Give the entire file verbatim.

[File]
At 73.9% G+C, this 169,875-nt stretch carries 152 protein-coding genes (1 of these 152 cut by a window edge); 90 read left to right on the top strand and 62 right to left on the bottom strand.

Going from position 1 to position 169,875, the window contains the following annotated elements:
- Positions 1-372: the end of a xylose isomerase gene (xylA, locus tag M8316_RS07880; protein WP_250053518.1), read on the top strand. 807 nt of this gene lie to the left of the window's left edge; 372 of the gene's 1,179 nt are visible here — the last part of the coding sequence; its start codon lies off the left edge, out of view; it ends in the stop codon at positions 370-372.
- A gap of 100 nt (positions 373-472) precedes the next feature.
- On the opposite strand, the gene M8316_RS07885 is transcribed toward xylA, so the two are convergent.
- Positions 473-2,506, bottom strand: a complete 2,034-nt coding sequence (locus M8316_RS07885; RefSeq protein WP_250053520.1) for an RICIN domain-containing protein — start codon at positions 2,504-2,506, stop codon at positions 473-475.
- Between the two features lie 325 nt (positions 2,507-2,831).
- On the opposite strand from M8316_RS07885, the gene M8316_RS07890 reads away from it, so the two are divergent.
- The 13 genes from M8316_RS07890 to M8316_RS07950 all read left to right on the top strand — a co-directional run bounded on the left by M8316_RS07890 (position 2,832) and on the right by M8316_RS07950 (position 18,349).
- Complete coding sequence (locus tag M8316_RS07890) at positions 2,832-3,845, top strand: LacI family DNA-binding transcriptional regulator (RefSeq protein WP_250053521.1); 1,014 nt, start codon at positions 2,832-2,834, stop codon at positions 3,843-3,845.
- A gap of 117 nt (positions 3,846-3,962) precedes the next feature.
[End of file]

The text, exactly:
At 73.9% G+C, this 169,875-nt stretch carries 152 protein-coding genes (1 of these 152 cut by a window edge); 90 read left to right on the top strand and 62 right to left on the bottom strand.

Going from position 1 to position 169,875, the window contains the following annotated elements:
- Positions 1-372: the end of a xylose isomerase gene (xylA, locus tag M8316_RS07880; protein WP_250053518.1), read on the top strand. 807 nt of this gene lie to the left of the window's left edge; 372 of the gene's 1,179 nt are visible here — the last part of the coding sequence; its start codon lies off the left edge, out of view; it ends in the stop codon at positions 370-372.
- A gap of 100 nt (positions 373-472) precedes the next feature.
- On the opposite strand, the gene M8316_RS07885 is transcribed toward xylA, so the two are convergent.
- Positions 473-2,506, bottom strand: a complete 2,034-nt coding sequence (locus M8316_RS07885; RefSeq protein WP_250053520.1) for an RICIN domain-containing protein — start codon at positions 2,504-2,506, stop codon at positions 473-475.
- Between the two features lie 325 nt (positions 2,507-2,831).
- On the opposite strand from M8316_RS07885, the gene M8316_RS07890 reads away from it, so the two are divergent.
- The 13 genes from M8316_RS07890 to M8316_RS07950 all read left to right on the top strand — a co-directional run bounded on the left by M8316_RS07890 (position 2,832) and on the right by M8316_RS07950 (position 18,349).
- Complete coding sequence (locus tag M8316_RS07890) at positions 2,832-3,845, top strand: LacI family DNA-binding transcriptional regulator (RefSeq protein WP_250053521.1); 1,014 nt, start codon at positions 2,832-2,834, stop codon at positions 3,843-3,845.
- A gap of 117 nt (positions 3,846-3,962) precedes the next feature.